01/12/2015 – This Report produced for the Luxembourg Presidency of the Council of the European Union focuses on the social dimension of the European Semester. It reviews developments in the 2015 European Semester and provides recommendations about ways of further strengthening its social dimension, including as regards broader social stakeholder participation. It also discusses recent more ambitious proposals for restructuring the European Semester.
On 27 November 2015, the EU Semester Alliance held its first stakeholder dialogue meeting with key representatives from the European Commission and the Council of Ministers engaged in the Semester process. This first roundtable exchange discussed the latest developments and changes in the 2016 European Semester, in the light of the 5 Presidents Report, including a first reaction to the new Annual Growth Survey based on the Alliance’s joint letter to President Juncker, set within the broader context of how to progress on a more democratic, social and sustainable Europe.
Eurodiaconia publishes its analysis of the 2015 European Semester cycle, offering a critical assessment of positive and negative trends on the basis of national members’ observations.
The Better Europe Alliance in its meeting with the Joint Oireachtas Committee on European Union Affairs today will call for social and environmental concerns to be put at the heart of EU policy. This requires a change of policy direction without which the EU and Ireland will fail to meet commitments on poverty reduction and climate change in 2020.
Semester Alliance will attend the EESC & the ESC of Luxemburg conference on “Common social values and principles & social governance” on 4 November 2015, in Luxembourg. Shared social values and principles, along with coordinated social policies play a crucial role in defining the European identity and add value to the European project, while promoting growth.
17/09/2015 – Yesterday, the Semester Alliance broad coalition addressed a letter to European Commission President Juncker to express its concern about the direction his Commission has taken when it adopted the Country Specific Recommendations for 2015. The letter urges him “to address this and turn the 2016 AGS into a first step towards a European Semester that is democratic, social, sustainable and inclusive“. “Using the European Semester purely as an instrument to ensure macro-economic and monetary stability will not help you bring the EU closer to its citizens”. #semesteralliance #AGS2016 Continue Reading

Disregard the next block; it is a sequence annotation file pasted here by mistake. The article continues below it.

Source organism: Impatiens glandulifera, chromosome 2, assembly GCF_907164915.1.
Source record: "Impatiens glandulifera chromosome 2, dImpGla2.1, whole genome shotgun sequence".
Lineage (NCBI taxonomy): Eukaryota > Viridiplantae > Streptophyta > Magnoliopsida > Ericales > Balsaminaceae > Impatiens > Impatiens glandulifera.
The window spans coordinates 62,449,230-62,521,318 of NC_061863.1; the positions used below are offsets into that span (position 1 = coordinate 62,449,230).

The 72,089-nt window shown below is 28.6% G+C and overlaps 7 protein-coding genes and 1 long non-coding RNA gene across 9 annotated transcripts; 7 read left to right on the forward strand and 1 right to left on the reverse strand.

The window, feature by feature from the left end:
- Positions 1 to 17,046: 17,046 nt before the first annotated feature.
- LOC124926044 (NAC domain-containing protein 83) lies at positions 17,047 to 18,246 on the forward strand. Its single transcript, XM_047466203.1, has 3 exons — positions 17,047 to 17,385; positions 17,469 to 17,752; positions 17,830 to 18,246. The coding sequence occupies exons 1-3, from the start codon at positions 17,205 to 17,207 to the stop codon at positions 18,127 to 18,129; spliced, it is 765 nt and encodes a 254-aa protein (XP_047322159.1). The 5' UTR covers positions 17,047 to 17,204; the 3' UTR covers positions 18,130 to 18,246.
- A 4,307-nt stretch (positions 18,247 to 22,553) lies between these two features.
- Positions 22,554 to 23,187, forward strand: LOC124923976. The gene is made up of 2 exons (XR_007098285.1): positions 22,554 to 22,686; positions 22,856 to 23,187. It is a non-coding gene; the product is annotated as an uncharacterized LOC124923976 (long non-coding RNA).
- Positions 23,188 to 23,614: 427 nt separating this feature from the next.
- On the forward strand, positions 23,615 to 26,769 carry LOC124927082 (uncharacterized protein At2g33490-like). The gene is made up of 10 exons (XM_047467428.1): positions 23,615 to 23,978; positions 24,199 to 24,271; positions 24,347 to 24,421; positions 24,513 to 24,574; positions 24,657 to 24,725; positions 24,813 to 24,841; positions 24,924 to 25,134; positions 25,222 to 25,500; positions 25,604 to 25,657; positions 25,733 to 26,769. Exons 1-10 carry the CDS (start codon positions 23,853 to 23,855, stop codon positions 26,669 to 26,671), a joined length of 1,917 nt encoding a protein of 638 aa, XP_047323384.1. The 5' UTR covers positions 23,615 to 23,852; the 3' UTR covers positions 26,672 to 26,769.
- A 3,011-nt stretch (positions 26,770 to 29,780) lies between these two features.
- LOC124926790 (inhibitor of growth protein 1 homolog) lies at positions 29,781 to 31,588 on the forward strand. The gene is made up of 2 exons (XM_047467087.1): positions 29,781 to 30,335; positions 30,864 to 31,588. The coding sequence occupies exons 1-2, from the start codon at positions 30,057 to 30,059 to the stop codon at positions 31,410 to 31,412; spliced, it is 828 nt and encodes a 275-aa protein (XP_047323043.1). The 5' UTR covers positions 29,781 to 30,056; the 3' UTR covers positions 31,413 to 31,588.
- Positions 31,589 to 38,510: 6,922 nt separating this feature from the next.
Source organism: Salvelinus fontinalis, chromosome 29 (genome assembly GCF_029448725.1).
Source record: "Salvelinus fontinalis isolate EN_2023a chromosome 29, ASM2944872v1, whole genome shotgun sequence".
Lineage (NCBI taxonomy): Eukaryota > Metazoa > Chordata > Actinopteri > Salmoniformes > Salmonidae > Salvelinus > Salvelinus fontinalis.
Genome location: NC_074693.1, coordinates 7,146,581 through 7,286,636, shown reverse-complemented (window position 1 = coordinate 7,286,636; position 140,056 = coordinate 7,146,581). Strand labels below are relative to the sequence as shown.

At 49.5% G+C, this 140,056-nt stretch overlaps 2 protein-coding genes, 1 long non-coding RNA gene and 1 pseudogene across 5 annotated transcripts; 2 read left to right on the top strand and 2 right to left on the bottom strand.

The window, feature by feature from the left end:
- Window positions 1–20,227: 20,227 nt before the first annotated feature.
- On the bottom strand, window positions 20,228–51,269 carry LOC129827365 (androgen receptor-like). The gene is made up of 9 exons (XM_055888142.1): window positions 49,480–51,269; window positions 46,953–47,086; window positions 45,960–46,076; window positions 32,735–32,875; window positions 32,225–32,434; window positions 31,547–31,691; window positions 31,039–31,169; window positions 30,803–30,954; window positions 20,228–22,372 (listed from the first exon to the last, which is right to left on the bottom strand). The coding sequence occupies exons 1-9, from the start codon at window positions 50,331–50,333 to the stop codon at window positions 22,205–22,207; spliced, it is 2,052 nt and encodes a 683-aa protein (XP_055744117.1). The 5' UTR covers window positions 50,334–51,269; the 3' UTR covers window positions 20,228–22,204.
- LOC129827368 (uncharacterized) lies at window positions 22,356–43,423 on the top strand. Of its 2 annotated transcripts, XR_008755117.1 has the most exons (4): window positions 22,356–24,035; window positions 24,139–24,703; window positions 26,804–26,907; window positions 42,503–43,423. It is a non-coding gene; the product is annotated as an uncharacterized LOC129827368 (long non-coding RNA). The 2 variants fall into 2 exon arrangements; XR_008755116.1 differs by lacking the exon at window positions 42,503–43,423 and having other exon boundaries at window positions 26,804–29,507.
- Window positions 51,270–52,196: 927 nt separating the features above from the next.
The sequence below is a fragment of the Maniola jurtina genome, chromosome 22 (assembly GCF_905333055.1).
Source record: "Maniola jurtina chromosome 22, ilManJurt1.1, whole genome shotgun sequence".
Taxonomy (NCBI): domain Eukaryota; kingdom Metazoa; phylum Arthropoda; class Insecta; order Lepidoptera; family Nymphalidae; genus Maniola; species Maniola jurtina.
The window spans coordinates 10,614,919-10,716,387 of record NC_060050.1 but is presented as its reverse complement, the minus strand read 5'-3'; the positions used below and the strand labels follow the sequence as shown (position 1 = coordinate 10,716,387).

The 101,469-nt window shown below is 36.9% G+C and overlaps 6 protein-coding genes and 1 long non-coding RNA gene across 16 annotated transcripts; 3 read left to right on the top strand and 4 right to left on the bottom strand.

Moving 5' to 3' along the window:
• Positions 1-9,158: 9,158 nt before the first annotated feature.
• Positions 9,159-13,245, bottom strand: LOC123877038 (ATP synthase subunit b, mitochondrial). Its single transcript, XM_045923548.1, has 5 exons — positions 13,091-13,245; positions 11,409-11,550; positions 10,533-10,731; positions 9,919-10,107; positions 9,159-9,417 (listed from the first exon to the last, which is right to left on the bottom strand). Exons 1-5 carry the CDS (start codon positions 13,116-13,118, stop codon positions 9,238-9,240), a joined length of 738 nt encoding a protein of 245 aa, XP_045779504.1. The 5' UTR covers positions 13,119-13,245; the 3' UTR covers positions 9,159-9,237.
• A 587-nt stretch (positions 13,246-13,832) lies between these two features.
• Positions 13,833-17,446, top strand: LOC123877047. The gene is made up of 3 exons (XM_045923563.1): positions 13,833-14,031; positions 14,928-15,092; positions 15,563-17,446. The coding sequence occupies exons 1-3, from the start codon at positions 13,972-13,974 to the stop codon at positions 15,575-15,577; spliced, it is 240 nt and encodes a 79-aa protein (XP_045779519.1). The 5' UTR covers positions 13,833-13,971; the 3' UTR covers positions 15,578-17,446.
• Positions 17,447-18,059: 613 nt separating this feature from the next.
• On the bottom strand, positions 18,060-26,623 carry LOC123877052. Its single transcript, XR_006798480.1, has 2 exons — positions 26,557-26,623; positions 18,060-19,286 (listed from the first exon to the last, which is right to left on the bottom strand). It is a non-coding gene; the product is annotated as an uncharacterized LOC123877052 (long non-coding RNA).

The EESC Steering Committee on Europe 2020 organized a timely conference on reshaping Europe 2020, to underpin the EU’s future strategy for a more inclusive and sustainable recovery to the crisis. Mary Collins, EWL, spoke on behalf of the Semester Alliance, highlighting its recent actions to support engagement by civil society in the Semester, including 3 successful cross-sectoral pilot alliances in Denmark, Bulgaria and Ireland. Ms Collins also presented the Alliance’s assessment of the European Semester, including the country-specific recommendations 2015, underlining concern about the disappearance of Europe 2020 from EU narrative.
19/06/2015, Euractiv, Open Editorial by Jana Hainsworth, President of the Social Platform, addressing Commissioner Frans Timmermans. “As poverty and inequalities worsen in the European Union, Frans Timmermans needs to nurture the debate between European decision-makers and civil society, not criticise the intentions and effectiveness of the latter”, writes Jana Hainsworth.
19/06/2015 – The EU Alliance for a democratic, social and sustainable European Semester also called ‘Semester Alliance’ addressed a letter yesterday to Heads of States and top EU officials ahead of the EU Council next 25 & 26 June on the endorsement of the 2015 Country-Specific Recommendations (CSRs). The Semester Alliance highlights that the EU has failed to deliver an inclusive recovery strategy and that immediate action is needed to bring the Europe 2020 back on track with all its initial goals.
30/05/2015- The country-specific recommendations (CSRs) released by the European Commission are devoid of any mention of Environmentally Harmful Subsidies, expert platform Green Budget Europe (GBE) reveals. This stands in stark contrast to the CSRs issued in 2014, when the Commission pointedly asked Italy to “remove environmentally harmful subsidies”. Last year, the Commission had also requested both Belgium and France to “phase out environmentally harmful subsidies”. GBE says: “Overall, the entire CSRs run to around 5,000 words but the very word environment is only used in once. That’s in relation to one of Europe’s smallest countries – Luxembourg – which the Commission asks to “broaden its tax base, in particular on consumption, recurrent property taxation and environmental taxation”.